One of the main thrusts of the research, therefore, is determining whether a production industry based on harvesting the fish might be viable. A major obstacle to opening such a market might be the fish-eating public’s perception of the Asian carp. One of Secchi’s first tasks involves creating and interpreting a marketing survey that will measure such attitudes toward the fish, looking at such issues as price, heath benefits and demographics.
They also will test attitudes toward a proposed marketing name for the fish: Silver fin.
“Would people be more likely to try it if it was called that?” Secchi said. “We really don’t know the relative importance of those issues, so this will be the first time they are scientifically measured.”
The idea of basing an industry on harvesting the fish is not without controversy. One side would like to simply eradicate the population because of the ecological damage it causes as an invasive species. But if there is a market for the fish, others might want to sustain its population at some level.
There are many other questions to answer from this bio-economic model. For instance, what would high public demand for the fish mean for its populations? And in turn, what would that mean in terms of the fishing industry and infrastructure needed to supply such a demand?
Garvey’s group also is using hydroacoustics to conduct population studies of the fish in the Illinois River. They are looking at the origin of the fish there and their quality as a potential food item or commercial product, Garvey said, examining factors such as their protein, fat and oil content.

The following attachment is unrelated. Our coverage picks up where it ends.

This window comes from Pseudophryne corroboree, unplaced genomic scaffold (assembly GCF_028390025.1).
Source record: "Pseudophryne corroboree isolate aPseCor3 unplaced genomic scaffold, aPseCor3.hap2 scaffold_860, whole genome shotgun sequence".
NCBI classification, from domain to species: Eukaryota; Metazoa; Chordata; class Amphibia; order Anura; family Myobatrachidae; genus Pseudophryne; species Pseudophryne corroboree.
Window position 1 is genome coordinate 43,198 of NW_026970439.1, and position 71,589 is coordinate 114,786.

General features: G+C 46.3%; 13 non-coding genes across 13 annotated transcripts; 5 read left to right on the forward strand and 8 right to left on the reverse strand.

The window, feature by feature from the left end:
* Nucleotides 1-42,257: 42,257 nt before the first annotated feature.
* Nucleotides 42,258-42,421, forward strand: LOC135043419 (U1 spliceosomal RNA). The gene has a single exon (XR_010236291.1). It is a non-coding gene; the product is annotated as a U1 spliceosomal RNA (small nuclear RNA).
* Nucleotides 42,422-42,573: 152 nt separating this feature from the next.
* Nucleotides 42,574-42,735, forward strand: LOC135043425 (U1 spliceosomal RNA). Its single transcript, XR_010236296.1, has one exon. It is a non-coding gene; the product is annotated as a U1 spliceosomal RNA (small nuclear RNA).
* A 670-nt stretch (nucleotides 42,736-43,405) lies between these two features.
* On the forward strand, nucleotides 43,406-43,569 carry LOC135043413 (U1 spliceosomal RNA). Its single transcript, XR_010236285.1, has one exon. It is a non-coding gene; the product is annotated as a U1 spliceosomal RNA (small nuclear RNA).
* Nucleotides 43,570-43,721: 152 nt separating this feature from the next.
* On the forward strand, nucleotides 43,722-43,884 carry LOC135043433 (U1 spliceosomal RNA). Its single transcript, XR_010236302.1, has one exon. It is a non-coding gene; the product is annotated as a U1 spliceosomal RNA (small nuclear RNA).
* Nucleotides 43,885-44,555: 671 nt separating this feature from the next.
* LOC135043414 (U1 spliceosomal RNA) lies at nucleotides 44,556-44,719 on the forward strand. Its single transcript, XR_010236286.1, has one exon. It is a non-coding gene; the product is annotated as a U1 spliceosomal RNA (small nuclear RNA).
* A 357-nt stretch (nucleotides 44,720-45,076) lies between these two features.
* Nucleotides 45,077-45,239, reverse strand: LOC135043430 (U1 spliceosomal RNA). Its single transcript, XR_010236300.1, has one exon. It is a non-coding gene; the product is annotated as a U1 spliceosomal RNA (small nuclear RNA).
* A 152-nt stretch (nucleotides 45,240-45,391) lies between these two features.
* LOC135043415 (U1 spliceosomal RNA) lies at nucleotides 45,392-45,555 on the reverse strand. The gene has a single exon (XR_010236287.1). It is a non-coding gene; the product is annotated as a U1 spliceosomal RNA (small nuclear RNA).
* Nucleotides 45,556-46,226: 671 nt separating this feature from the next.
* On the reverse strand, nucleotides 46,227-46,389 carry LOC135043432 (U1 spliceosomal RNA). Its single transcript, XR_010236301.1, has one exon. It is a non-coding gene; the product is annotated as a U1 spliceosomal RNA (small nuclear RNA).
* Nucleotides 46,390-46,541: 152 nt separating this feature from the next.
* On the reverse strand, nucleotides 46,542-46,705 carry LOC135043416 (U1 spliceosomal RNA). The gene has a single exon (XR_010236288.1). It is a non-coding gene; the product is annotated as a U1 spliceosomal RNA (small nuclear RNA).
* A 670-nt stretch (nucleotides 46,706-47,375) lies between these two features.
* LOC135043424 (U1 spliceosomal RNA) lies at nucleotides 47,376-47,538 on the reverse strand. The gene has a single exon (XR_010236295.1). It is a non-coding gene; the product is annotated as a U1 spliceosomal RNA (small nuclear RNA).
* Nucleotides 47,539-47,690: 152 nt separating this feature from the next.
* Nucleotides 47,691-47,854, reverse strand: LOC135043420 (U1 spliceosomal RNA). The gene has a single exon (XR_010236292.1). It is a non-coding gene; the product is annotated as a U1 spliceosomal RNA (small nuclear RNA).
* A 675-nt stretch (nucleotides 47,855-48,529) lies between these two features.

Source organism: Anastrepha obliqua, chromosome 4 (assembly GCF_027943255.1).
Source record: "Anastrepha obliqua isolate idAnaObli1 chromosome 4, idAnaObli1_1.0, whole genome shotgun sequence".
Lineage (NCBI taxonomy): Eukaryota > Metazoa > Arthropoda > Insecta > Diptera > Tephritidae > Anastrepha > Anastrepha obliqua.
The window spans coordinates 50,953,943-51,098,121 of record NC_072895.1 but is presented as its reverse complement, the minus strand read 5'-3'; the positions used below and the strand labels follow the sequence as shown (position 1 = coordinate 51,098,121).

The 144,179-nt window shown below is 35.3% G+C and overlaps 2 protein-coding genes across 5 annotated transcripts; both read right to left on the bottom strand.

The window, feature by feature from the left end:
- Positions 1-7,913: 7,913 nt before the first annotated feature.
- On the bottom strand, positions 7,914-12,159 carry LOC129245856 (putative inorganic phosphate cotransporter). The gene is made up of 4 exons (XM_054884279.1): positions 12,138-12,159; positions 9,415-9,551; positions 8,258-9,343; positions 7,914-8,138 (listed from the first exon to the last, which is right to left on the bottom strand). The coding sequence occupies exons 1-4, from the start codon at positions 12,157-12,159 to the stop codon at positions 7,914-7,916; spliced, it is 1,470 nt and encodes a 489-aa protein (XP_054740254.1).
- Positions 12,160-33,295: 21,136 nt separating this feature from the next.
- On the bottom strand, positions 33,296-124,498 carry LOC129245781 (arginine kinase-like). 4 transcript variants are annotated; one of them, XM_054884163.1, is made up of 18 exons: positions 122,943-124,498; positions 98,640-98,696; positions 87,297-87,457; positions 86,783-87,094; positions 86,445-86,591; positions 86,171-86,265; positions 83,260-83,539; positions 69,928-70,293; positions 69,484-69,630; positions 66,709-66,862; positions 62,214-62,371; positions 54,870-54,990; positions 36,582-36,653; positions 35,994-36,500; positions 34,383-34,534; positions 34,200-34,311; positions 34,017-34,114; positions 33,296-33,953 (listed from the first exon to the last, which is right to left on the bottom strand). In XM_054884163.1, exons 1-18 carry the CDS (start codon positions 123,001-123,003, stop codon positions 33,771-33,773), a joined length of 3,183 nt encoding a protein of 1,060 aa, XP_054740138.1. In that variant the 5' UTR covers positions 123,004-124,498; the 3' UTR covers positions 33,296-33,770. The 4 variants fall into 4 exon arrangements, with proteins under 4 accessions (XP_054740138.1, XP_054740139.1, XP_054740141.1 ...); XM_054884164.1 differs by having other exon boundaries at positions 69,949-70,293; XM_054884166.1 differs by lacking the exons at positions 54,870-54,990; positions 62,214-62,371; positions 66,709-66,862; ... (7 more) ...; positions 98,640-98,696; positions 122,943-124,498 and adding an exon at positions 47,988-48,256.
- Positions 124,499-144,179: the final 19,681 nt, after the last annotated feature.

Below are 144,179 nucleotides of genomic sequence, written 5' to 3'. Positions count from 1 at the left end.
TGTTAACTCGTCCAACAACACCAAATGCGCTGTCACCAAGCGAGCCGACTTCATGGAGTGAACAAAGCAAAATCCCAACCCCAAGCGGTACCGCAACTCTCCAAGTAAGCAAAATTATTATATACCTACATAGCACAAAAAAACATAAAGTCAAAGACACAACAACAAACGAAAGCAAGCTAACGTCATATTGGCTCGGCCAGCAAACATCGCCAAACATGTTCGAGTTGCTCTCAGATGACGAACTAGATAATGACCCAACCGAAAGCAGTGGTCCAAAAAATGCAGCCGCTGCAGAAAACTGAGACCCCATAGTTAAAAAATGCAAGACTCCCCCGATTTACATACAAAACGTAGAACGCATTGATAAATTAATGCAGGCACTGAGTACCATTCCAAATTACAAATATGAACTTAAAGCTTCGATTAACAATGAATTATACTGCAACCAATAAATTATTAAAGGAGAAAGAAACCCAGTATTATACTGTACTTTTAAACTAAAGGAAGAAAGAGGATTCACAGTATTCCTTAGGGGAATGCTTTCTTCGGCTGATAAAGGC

Parola is one person who is well convinced of the fish’s potential as a food item.
“Why do we call this fish a pest, when there are so many good things about it?” he said. “This fish is the best-kept secret in the market. It’s extremely healthy and it can be prepared so many different ways.”
The only obstacle, Parola said, is finding a way to debone the notoriously bony carp. But he claims to have come up with a process based on existing U.S. food preparation technology that would process up to 40,000 pounds of the fish each day at a single plant.
Parola said his support of the fish as a food item dates back to a day when one — as they are known to do — jumped into a boat. He took it back to his restaurant, prepared it like any other fish and was shocked by its good flavor and appealing texture.
He acknowledges overcoming the negative perception of the fish might be an obstacle, but he concentrates on other hurdles such as creating a market and providing incentives to fishing companies to haul the fish back to markets.
“The reason we call the fish a pest is because no one has taken the effort to break it down and try it,” said Parola, who will do just that during his demonstration at SIUC and around Carbondale next week. “I’m going to demonstrate this, and my theory that this fish can be a gold mine for economically depressed states. I’m saying we need to look at this from another angle.”
Garvey said he hopes the overall research effort answers questions about the fish’s true numbers in the Illinois River and how its basic population dynamics work.
“Without grasping this, we cannot determine how much fishing effort is necessary to fish them to become functionally extinct and to get them from expanding toward the Great Lakes,” Garvey said.
He also hopes the research will help determine policy governing the species’ population in Illinois waters.
“We know there is an export market to Asia for carp. However, the fish would be more beneficial economically if they are sold here. We are helping industry determine options for a domestic market here,” he said. “The final goal is to determine what the end game should be if we are indeed successful in over fishing these species. Obviously, a move toward sustainable harvest of wild native fish and aquaculture of native fish would be desirable. But we need to know how to get there.”